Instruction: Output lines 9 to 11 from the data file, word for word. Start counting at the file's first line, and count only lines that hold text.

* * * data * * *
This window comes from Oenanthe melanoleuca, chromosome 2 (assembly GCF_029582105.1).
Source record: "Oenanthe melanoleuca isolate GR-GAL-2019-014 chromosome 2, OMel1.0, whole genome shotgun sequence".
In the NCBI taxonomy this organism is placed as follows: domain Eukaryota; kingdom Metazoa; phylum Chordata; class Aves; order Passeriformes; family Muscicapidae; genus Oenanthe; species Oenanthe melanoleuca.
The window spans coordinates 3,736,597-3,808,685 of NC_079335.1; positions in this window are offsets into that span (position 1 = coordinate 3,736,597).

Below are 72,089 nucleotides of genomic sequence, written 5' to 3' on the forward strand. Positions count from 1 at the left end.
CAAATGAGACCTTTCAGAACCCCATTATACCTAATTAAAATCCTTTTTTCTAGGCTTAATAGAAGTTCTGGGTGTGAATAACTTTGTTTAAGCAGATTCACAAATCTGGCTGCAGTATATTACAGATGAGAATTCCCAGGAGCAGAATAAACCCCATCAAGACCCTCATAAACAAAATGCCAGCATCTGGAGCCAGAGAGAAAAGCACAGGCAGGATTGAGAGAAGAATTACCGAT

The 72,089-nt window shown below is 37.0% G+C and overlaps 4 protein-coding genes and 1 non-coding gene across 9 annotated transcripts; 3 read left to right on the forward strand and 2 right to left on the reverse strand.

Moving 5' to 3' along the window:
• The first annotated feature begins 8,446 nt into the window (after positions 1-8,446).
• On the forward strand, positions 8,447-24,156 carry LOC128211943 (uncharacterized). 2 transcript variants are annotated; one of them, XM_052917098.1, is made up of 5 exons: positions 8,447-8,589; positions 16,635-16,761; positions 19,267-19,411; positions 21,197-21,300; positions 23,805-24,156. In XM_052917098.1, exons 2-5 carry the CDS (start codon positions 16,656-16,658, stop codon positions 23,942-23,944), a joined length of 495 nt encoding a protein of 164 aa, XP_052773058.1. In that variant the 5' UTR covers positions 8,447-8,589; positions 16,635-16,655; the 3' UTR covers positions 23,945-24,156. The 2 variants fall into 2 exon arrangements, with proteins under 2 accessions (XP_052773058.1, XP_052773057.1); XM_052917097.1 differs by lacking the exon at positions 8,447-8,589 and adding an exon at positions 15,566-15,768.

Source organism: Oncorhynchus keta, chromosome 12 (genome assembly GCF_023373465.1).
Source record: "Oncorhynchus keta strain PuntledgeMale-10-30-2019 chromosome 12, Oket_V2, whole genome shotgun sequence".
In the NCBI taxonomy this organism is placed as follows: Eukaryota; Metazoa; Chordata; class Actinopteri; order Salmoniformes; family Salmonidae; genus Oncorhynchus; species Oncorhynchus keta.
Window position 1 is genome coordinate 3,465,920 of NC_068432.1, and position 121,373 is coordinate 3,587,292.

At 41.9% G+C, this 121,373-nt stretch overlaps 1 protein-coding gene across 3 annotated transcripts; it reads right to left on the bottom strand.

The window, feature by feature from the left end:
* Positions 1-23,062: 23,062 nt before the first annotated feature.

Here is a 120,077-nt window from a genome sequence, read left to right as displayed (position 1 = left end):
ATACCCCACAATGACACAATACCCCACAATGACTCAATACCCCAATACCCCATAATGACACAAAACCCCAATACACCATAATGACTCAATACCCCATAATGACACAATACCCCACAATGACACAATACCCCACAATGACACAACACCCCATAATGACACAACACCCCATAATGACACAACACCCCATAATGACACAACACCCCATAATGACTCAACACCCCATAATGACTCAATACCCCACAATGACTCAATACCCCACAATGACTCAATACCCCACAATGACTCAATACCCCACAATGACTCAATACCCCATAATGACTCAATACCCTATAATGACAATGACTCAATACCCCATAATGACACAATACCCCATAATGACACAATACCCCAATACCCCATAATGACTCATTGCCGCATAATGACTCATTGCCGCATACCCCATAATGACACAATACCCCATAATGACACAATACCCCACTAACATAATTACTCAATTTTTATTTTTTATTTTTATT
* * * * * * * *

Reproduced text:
• The first annotated feature begins 8,446 nt into the window (after positions 1-8,446).
• On the forward strand, positions 8,447-24,156 carry LOC128211943 (uncharacterized). 2 transcript variants are annotated; one of them, XM_052917098.1, is made up of 5 exons: positions 8,447-8,589; positions 16,635-16,761; positions 19,267-19,411; positions 21,197-21,300; positions 23,805-24,156. In XM_052917098.1, exons 2-5 carry the CDS (start codon positions 16,656-16,658, stop codon positions 23,942-23,944), a joined length of 495 nt encoding a protein of 164 aa, XP_052773058.1. In that variant the 5' UTR covers positions 8,447-8,589; positions 16,635-16,655; the 3' UTR covers positions 23,945-24,156. The 2 variants fall into 2 exon arrangements, with proteins under 2 accessions (XP_052773058.1, XP_052773057.1); XM_052917097.1 differs by lacking the exon at positions 8,447-8,589 and adding an exon at positions 15,566-15,768.

Source organism: Oncorhynchus keta, chromosome 12 (genome assembly GCF_023373465.1).